Welcome to Hrodna page. I can talk endlessly about Hrodna - my home city. But here are some facts and pictures.
ALERT! Hrodna gives an example of the worst act of vandalism in post-war Europe. The buildings of historical center of Hrodna that survived 2 World Wars and Soviets are being demolished by bureaucrats of Lukashenka regime. The regime "improves" this historically green and cozy town by cutting down old trees and widening narrow streets of old town into a tasteless soviet-style prospects. This of course puts centturies old architecture in their way. Citizen of Hrodna unite in their struggle to defend their beloved town vandalized by mindless regime of Lukashenka and its functionaries.
Hrodna youth is conducting flash mob with the portraits of Hrodna executives who destroy Hrodna:
The first mention of Hrodna (Grodno in Russian and Horadnya in old Belarusian) appeared in 1128 A.D. in the Ipat'ev Chronicle. The name of the city stems from the eastern Slavonic work for town, "gorod," and refers to a "fenced settlement." Hrodna was founded on a high hill overlooking the confluence of the rivers Nyoman and Hradnichanka. Located today in Belarus ("White Rus'") it was a center of Chornaia Rus' ("Black Rus") until the early 13th century.
The symbol of Hrodna since
XVI is St. Kazimir's Deer jumping over the fence.
Apparently, St. Kazimir was a saint of hunters and the very first nature conservationist! An avid hunter he stopped hunting and sworn to protect Nature when a deer with a golden cross between horns miraculously appeared in front of him during his last hunt.
In 1496 Hrodna was awarded a Magdeburg "Right" to promote its economy and the 500th anniversary of that important event was celebrated in 1996.
From the second half of the XII Century Hrodna was part of the Grand Duchy of Lithuania, and in 1569 it merged with the Kingdom of Poland to form Rzech Pospolita Polsko-Litewska - the Commonwealth of Poland and Lithuania. The name Belarus appears only later. During the period of the Vitaut Duchy and the reign of King Stefan Batory of Rzhech Pospolita Hrodna was their residence and the capital of entire state.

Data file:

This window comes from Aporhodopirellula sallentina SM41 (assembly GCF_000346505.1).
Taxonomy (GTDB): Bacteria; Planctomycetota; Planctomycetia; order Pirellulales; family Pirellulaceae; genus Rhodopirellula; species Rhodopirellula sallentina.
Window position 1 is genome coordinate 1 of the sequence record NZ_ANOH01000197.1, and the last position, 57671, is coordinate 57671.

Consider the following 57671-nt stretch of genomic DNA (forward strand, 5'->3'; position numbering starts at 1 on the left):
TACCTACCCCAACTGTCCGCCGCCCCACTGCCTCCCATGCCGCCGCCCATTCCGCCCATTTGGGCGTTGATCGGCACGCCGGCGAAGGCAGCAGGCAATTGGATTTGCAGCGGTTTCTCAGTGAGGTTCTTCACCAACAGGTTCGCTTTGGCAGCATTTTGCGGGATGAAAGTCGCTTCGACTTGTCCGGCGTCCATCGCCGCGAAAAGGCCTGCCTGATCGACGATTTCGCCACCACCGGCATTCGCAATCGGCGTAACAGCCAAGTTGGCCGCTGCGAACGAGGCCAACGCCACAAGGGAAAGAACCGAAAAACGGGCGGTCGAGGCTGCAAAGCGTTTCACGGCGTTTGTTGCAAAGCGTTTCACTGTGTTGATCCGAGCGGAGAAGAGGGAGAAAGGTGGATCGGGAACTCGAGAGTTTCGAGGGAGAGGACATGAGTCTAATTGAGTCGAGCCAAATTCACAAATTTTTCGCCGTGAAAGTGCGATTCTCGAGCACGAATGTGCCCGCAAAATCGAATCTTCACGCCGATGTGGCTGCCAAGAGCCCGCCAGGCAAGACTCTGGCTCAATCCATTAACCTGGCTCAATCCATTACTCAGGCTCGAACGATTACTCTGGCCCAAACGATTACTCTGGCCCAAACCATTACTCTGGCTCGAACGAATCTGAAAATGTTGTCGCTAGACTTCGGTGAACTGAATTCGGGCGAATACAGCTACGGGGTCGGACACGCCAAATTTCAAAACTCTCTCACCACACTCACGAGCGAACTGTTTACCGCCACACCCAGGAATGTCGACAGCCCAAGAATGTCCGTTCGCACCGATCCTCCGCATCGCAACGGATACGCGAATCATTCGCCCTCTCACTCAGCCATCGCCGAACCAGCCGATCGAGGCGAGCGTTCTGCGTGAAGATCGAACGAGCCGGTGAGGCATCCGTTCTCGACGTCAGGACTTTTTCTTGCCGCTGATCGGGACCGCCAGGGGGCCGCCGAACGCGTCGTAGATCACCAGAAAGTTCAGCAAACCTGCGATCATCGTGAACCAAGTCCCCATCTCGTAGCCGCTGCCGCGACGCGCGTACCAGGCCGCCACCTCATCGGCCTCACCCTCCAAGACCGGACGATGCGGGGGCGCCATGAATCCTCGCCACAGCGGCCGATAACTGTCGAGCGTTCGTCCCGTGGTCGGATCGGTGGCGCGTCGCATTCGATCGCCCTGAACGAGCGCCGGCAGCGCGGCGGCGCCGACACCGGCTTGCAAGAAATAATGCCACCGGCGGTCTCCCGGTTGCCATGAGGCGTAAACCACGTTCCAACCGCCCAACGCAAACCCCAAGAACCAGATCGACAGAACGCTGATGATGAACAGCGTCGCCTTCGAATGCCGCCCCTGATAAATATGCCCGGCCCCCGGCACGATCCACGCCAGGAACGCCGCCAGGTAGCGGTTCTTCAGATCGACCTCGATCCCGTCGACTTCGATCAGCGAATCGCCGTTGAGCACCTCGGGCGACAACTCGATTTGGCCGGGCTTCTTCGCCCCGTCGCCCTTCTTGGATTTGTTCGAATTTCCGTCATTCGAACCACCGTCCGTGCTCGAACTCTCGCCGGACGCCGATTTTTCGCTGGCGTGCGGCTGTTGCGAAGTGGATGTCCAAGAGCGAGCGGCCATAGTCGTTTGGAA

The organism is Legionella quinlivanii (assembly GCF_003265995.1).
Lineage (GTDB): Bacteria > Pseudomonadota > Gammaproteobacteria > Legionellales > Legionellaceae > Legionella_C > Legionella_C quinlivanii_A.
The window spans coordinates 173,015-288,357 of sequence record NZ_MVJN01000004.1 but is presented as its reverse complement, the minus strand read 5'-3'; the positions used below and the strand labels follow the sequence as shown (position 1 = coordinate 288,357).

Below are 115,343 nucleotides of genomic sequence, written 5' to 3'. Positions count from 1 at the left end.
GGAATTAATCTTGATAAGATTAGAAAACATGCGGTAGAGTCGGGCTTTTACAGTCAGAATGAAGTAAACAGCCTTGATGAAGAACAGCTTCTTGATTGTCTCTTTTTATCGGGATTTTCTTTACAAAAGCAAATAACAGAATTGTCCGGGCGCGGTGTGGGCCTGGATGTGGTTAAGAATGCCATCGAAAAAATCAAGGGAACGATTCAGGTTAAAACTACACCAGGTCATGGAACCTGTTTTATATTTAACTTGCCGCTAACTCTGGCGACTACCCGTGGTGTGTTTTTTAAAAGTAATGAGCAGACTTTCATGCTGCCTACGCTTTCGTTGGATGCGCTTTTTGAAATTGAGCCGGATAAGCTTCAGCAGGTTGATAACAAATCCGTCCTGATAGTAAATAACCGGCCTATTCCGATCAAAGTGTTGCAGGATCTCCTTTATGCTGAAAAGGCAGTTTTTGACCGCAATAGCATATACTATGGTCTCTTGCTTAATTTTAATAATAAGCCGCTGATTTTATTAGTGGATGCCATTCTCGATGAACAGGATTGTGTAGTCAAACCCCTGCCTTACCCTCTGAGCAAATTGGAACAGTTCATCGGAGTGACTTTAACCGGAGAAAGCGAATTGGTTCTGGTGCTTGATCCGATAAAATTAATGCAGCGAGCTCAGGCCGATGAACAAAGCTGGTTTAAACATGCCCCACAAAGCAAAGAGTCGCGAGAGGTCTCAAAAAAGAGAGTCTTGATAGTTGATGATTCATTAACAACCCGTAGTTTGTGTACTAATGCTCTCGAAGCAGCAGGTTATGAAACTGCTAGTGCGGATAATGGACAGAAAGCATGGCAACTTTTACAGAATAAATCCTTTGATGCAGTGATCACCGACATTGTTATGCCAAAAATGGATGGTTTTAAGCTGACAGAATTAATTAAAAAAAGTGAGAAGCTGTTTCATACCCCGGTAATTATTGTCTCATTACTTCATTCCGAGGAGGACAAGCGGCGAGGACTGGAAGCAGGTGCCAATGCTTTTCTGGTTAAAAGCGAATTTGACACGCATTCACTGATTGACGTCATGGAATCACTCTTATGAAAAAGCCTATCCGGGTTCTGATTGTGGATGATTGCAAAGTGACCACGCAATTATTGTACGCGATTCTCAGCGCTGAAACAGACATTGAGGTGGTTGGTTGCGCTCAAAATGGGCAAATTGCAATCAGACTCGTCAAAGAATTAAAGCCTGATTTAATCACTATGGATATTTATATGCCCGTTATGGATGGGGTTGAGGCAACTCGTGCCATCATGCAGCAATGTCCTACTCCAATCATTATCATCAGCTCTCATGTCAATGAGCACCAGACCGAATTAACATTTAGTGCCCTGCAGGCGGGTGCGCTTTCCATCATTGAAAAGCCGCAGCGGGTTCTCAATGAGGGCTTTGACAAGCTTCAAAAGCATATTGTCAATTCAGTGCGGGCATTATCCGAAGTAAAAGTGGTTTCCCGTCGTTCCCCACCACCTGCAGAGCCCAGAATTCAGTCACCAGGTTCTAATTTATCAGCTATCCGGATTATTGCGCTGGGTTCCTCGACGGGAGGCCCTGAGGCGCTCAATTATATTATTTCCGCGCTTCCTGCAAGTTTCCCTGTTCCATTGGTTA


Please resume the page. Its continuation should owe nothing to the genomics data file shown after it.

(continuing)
In 1588, there were two castles in Hrodna, nine Orthodox and three Catholic churches, one synagogue, 31 streets and 4,000 inhabitants.
Between 1760 and 1780 the
major of Hrodna, Antonij Tyzenhaus, founded a number of royal manufacturing businesses. Also, during that period there was a medical
academy in Hrodna with Dr. Jan Emmanuel Giliber, a French surgeon and botanist, serving as
rector. He founded the botanical garden in Hrodna which at the time was considered the
best in Europe. The Central City Park is located now in place of his garden.
In 1795 Hrodna was incorporated into the Russian Empire. Hrodna was occupied in 1812 as Napoleon's Army marched toward Moscow. It was liberated in the wake of Napoleon's defeat.
poet Maksim Bahdanovich was living in Hrodna. His house is nowadays a museum of
Hrodna was in the front lines of World War I. From September of 1915 it was occupied by the German Army. In the subsequent turmoil caused by the end of the war and the onset of the Russian Revolution Hrodna was captured by the Pilsudski Army in 1920, was ceded to Poland by the Treaty of Riga and remained part of Poland until 1939.
In September 1939 Poland has been occupied and divided between Nazi Germany and USSR according to Ribbentrop-Molotov agreement. At this time Western Belarus (including Hrodna) rejoined Eastern Belarus (BSSR).
At the beginning of the Nazi attack on the USSR, June 22, 1941, Hrodna was bombed by the Luftwaffe. It was occupied the next day by the Nazi Army. My Grandmother stayed in fascist occupation with my Mother and Aunt (6 and 5 year old girls) for three long years. Hrodna buildings did not suffer the massive destruction during the war - the fate of other major cities between Berlin and Moscow. The population, however, did suffer at Nazi hands, especially the Jews who had lived in three large ghettos. The population of Hrodna decreased more than in half - from 57,200 in 1939 to 25,000 in 1944.
The Soviet Army liberated Hrodna from Nazis in 1944. Most of the battles were conducted on the banks of Nioman outside the city. There were no battles in the streets. My Grandmother told me that one day she simply saw a lone Russian soldier walking down the street and started to cry out in happiness. She was hiding with her daughters for two last weeks under the bridge listening to approaching cannonade, because fascists were executing people from their black lists and destroying strategically important objects before their retreat.